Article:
Discourses of Social Inclusion in Sport and Recreation in Rural Ontario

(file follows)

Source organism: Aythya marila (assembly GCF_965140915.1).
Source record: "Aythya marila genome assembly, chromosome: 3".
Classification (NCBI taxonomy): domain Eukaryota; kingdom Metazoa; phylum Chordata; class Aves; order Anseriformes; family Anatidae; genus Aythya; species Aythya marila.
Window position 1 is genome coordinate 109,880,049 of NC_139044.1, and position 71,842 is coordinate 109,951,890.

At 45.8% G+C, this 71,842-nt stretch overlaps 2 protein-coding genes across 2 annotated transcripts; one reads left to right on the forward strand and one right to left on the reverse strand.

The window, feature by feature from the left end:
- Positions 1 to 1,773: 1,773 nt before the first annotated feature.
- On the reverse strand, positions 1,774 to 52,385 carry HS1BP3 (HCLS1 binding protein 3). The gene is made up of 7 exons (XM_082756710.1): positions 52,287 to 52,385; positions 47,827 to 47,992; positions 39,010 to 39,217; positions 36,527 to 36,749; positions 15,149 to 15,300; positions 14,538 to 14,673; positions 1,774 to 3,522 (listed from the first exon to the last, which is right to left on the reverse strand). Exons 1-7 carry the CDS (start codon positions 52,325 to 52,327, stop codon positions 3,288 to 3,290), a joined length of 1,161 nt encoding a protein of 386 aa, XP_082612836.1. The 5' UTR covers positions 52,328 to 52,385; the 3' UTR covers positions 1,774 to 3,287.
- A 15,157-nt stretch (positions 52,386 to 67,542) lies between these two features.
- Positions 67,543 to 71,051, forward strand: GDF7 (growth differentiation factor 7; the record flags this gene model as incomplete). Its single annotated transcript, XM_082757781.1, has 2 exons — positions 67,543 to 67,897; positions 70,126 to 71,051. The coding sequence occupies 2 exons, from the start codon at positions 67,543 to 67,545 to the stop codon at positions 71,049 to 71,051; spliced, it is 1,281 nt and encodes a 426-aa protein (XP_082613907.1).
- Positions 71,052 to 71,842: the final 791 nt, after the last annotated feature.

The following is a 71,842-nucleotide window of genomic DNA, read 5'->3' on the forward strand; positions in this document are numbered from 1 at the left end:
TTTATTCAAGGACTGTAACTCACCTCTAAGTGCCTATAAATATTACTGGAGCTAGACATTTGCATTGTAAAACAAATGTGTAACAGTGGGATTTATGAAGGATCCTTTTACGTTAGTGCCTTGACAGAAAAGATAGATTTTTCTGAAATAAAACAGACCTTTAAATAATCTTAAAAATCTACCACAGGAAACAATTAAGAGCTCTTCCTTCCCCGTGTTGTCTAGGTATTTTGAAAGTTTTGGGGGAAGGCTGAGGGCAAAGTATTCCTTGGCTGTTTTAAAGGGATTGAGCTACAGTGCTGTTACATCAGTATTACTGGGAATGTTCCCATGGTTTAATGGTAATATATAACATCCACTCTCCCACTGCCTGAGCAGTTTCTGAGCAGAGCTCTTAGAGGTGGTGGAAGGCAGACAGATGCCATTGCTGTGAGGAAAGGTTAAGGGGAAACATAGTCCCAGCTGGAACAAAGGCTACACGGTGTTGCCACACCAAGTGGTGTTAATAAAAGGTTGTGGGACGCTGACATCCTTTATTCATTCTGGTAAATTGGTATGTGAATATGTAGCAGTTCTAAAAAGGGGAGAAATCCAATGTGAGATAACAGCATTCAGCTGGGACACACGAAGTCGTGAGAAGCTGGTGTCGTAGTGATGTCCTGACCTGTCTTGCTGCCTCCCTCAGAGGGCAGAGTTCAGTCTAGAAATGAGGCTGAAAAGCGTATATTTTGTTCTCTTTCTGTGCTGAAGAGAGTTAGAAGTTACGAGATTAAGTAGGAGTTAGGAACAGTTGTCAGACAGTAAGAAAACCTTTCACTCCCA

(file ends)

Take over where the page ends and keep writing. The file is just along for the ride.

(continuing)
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AbstractThe benefits and challenges of participating in sport and recreation as a new Canadian are well documented in the existing literature, however, they are typically considered in an urban context. More specifically, a gap exists regarding how sport and recreation practitioners and managers understand social inclusion work in sport and recreation and the impact these understandings may have on newcomer populations who are living in rural and other non-metropolitan communities. The purpose of this study was to gain a more in-depth understanding of how social inclusion is understood in both sport and recreation practice and policy. Further, I sought to critically examine discourses of Whiteness in programming and policy in rural settings. Therefore, in this research, I explored two questions: 1) How do sport and recreation practitioners and managers understand social inclusion in and through sport and recreation in their rural communities? and 2) How do discourses of community and inclusion impact the way sport and recreation practitioners and managers define and understand social inclusion? An instrumental case study methodology was used to explore these questions in a region of Northern Ontario (including Nipissing and Sudbury Districts) and both semi-structured interviews and document analysis were conducted to collect data. A critical discourse analysis (CDA) was used for this research which helped to highlight how discourse functions to construct and transmit knowledge, and the ways this organizes and maintains social institutions (Fairclough 2001; Mogashoa, 2014). I drew from Critical Whiteness theory (CWT) to better understand how discourses of Whiteness are produced and maintained in sport and recreation. The analysis identified three discourses related to social inclusion in sport and recreation: We’re all in this together; ‘They’ aren’t from here; and Whose responsibility is it?. This research highlights how discourses of colourblindness, “othering” of diverse populations, and ambiguity of responsibility for social inclusion work may inform practice and underpin systems of Whiteness in sport and recreation. Additionally, it is important to consider how policies, practices, and understandings of social inclusion work in sport and recreation settings are translated throughout and between organizations.
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